Contingency or Disaster Preparedness Fund; What strategy should Uganda Adopt?

“We cannot resurrect people with money; financing should be before and not after the disaster…” Hon. Martin Owor, Commissioner Department of Relief, Disaster Preparedness and Management Office of the Prime Minister during the dialogue

Defining the word contingency will direct you to a common understanding as a future event or circumstance which is possible but cannot be predicted with certainty. The topic of having a contingency fund to respond to emergencies, most especially disasters, has been the same talk year in year, out landing on seemingly deaf ears.

The 2016 World Disasters Report indicates that a total of 1,244 people were killed by disasters between the period 2006 and 2015 in Uganda. Over the same period, 4,345,797 people were affected by disasters, representing an 11% increase from the number of those affected in the preceding reference period of 1993 – 2005.

Supported by OXFAM, on 24th October 2018, the Civil Society Budget Advocacy Group (CSBAG) in partnership with the Humanitarian platform for Local and National Organizations in Uganda held a dialogue that sought to create space to have an in-depth discussion on the issue of Disaster Preparedness, Mitigation and Prevention in Uganda. Who is not playing their role and what is the way forward, is it lack of political will or coordination issue amongst government Ministries, Agencies and Departments, Should the government empower the Uganda Red Cross Society to coordinate disaster related interventions. This dialogue attracted over 50 participants who included Members of Parliament, OPM, Local Government officials, Civil Society Organizations, Academia and Media

“If we agree and are on the same page at level of identifying the problem, we will get to the solution and implement it on the same page, George Francis Iwa, Chairperson Humanitarian Platform in his remarks during the dialogue”

The Commissioner, Hon. Martin Owor, informed participants that much as the government is mandated to finance these disasters, citizens at the individual level should take precautionary measures, report any unusual signs or risks in their areas. He however decried the manner in which the government responds to disaster issues. He said that the Office of the Prime Minister has done their part, the team has carried out hazard mapping and profiling and completed the resettlement plan together with experts, however the Ministry of Finance, Planning and Development is not releasing funds to implement this plan,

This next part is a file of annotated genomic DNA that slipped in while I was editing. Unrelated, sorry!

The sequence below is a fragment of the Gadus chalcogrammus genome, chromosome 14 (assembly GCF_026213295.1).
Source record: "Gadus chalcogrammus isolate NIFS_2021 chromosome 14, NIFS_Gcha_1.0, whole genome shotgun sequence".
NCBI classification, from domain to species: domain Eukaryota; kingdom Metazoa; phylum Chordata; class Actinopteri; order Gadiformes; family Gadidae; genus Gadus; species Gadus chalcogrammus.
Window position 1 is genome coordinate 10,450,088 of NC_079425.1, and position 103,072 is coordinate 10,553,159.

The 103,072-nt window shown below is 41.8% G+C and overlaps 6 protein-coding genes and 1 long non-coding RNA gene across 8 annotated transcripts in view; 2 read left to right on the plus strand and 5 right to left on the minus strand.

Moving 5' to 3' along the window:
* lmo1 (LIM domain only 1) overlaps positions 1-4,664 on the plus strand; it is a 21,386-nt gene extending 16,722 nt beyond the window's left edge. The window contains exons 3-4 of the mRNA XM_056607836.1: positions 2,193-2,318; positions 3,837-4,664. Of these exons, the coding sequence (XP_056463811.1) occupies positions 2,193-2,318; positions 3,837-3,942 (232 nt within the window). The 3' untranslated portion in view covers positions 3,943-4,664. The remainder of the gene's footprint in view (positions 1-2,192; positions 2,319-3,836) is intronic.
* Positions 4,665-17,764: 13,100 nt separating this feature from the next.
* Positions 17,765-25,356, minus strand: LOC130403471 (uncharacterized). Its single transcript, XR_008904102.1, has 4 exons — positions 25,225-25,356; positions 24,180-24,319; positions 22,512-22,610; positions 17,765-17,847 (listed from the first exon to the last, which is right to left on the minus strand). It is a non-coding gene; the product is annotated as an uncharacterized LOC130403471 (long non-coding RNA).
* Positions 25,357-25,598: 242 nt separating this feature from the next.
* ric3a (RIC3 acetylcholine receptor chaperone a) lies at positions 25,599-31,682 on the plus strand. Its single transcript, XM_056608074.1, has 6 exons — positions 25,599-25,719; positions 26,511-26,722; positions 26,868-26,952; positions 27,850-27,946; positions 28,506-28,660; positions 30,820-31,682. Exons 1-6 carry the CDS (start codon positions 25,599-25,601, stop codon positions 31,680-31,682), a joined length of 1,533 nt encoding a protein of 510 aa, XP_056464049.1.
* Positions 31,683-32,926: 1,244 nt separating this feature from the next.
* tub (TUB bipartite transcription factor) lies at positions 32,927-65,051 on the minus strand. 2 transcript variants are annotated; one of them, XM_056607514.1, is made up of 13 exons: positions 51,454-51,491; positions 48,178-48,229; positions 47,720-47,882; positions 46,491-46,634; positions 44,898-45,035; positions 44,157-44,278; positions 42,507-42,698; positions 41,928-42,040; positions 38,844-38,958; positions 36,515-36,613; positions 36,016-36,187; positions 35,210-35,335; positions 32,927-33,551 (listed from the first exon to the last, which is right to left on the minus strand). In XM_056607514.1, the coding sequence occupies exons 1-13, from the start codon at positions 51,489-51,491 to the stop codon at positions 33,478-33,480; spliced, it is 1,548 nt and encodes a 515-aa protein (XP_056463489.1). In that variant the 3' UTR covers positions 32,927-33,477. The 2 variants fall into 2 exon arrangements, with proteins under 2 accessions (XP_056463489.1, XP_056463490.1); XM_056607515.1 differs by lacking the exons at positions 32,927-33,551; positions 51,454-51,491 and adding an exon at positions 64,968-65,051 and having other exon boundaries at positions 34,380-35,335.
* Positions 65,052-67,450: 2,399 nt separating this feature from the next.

this year we have had 66 landslides in Uganda and next year in June, we will have more landslides in Bududa according to the meteorologists, so the government should be working out this financing issue today, Deputy CAO Bududa district, at the dialogue”.

Is it absence of frameworks or lack of harmonization which has created a gap in the implementation?

The National Policy for Disaster Preparedness and Management designates the Department of disaster Preparedness and Management under the Office of Prime Minister as the lead agency responsible for disaster preparedness and management. However, while the department coordinates all the MDAs in the DRR sector, mitigation and prevention is primarily undertaken by other MDAs in the DRR sector which has implications on the financing of disaster preparedness, prevention and mitigation.

The limited funding or lack thereof at Local Government level directed towards disaster management, preparedness and prevention renders the implementation of the District Contingency Plans highly improbable.

The Public Finance Management Act (PFMA) establishes a Contingencies Fund in section 26. The Contingencies Fund make provision for the allocation of funds where urgent and unforeseen needs have arisen and it is in the public interest that funds should be provided to meet the need. From the above it can thus be argued that the PFMA, through the Contingencies Fund makes ample provision for funds in the event of a disaster occurring. Section 26, however, is silent on the use of the Fund for disaster risk reduction purposes. This is one area which might need more attention in a new disaster risk reduction and management bill.

What are the recommendations participants raised

“The government must be at the centre of this process, then other stakeholders complement. Hon. Lyandro Komakech, Parliamentary Forum on Disaster Risk Reduction, in his closing remarks”

As the discussions heated up raising emotions, a number of suggestions were brought to table for all stakeholders as mentioned in the Sendai Framework to which the government of Uganda is signatory, to rise and walk the talk. The government to ensure that the contingency fund is visible, tangible and accessible to mitigate disaster risks; the private sector to get involved because at the end of the day these disasters affect the economic performance of the country, Civil Society Organisations to contribute to the knowledge base, support public awareness and lead on advocacy, put pressure on decision makers to play their role , the government to domesticate the Kampala Convention formerly the African Union Convention for the Protection and Assistance of Internally Displaced Persons in Africa and lastly citizens to respect the laws that govern nature.

“If you don’t belong to the river then don’t be in the river; if you don’t belong to the swamp then don’t live in the swamp”.

Story by Clare Kyasiimire